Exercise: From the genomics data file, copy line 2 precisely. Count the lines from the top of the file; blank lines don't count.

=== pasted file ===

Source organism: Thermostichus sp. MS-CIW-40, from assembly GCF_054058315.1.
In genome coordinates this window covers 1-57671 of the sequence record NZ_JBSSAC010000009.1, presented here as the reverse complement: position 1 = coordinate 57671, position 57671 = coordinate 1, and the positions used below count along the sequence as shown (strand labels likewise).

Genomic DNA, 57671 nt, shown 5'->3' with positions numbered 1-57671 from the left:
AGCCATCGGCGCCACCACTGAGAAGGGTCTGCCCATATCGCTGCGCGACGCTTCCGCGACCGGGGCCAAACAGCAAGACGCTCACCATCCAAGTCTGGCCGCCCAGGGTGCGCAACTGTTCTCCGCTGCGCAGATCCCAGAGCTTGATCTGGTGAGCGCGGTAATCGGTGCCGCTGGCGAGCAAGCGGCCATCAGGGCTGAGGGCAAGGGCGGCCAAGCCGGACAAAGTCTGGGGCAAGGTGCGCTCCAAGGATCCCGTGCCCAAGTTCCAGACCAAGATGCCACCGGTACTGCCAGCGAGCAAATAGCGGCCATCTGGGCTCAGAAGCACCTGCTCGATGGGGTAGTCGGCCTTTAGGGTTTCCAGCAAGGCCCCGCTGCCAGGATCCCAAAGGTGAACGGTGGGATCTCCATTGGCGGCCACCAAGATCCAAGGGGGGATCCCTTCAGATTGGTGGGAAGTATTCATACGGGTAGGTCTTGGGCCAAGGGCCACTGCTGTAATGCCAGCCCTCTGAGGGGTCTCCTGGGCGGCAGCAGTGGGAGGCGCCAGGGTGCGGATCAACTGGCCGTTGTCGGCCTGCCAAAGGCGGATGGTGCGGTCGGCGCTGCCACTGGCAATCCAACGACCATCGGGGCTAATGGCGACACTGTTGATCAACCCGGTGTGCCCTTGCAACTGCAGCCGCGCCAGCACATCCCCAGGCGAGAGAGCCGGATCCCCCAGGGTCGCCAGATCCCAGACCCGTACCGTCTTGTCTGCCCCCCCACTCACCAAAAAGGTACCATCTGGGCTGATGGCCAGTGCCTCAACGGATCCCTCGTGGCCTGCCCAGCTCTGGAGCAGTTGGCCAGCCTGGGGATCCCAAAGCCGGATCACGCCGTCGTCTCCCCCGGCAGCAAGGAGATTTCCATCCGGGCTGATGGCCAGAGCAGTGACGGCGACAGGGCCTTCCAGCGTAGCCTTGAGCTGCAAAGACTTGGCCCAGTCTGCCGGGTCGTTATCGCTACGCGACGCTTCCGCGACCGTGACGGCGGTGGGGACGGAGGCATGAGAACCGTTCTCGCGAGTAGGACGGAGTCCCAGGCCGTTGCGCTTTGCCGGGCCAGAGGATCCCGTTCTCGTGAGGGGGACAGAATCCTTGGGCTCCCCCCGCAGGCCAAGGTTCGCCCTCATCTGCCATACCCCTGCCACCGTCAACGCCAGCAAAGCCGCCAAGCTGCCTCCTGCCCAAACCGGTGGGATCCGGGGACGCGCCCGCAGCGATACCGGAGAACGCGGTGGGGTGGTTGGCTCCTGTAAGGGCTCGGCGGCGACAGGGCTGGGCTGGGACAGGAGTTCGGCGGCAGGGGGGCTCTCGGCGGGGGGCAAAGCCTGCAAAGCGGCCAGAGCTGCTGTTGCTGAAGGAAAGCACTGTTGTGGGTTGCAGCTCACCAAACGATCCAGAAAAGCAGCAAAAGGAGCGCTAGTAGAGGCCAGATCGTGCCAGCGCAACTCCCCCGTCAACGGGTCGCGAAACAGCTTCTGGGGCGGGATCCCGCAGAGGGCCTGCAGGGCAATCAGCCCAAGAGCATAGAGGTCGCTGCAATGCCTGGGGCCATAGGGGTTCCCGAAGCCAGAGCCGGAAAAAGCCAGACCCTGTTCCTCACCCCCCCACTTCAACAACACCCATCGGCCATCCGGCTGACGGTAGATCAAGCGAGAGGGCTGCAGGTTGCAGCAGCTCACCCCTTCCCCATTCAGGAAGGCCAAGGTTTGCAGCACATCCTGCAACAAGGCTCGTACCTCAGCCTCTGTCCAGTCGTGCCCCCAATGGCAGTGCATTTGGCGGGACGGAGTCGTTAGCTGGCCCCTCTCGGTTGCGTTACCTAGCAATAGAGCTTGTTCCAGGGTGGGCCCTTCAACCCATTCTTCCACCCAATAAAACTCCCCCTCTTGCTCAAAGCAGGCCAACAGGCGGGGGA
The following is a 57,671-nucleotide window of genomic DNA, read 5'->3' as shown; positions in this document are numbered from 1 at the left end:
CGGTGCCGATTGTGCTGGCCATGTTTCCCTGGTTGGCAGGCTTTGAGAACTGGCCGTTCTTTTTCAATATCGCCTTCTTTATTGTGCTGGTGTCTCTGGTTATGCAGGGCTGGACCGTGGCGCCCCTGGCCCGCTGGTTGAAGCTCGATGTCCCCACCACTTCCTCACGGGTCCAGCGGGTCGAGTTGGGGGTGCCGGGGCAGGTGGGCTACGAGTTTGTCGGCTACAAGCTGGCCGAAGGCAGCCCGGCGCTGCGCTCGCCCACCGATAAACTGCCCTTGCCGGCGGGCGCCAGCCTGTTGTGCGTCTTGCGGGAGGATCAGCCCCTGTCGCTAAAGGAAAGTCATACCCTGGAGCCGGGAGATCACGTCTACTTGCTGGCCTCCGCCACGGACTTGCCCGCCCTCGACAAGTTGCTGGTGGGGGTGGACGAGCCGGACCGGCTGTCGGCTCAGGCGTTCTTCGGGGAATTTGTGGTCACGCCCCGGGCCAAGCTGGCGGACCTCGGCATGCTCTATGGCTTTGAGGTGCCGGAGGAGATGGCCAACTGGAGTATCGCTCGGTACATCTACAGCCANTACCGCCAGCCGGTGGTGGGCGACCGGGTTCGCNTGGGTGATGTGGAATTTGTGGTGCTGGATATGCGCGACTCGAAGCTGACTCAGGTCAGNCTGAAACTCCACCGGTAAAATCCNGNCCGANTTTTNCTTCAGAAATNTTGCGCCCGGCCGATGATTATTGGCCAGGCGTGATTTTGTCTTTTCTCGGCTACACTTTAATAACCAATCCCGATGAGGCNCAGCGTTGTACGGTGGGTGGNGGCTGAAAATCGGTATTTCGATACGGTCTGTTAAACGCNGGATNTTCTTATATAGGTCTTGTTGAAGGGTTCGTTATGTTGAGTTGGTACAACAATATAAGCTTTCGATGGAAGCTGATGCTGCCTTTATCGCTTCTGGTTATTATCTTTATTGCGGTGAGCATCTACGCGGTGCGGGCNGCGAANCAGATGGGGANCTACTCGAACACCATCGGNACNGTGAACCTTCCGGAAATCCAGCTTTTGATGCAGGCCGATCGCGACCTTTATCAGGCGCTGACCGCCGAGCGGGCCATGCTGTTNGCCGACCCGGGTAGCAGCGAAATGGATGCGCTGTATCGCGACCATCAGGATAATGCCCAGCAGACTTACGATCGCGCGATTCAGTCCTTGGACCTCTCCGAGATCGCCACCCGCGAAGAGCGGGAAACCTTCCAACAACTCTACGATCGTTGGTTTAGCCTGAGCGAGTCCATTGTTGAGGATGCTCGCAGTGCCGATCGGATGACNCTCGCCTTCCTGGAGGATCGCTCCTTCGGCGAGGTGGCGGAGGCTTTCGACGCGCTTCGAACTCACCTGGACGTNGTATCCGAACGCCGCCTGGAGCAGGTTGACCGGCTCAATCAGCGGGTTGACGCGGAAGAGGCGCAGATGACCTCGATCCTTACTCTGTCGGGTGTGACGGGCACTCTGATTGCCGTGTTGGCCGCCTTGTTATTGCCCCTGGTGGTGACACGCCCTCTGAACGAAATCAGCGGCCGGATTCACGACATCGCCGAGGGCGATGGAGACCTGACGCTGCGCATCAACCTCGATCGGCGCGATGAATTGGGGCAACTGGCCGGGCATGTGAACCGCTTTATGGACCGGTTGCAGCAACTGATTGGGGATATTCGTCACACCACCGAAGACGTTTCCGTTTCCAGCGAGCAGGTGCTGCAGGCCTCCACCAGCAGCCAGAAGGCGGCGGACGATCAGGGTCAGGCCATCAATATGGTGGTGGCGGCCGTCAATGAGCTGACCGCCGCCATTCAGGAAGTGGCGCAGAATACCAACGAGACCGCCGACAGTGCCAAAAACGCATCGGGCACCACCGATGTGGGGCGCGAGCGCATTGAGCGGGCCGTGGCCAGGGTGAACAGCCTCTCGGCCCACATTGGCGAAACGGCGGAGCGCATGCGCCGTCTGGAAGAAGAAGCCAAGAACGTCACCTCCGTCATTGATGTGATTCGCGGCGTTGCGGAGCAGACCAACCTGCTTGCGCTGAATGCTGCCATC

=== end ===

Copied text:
In genome coordinates this window covers 1-57671 of the sequence record NZ_JBSSAC010000009.1, presented here as the reverse complement: position 1 = coordinate 57671, position 57671 = coordinate 1, and the positions used below count along the sequence as shown (strand labels likewise).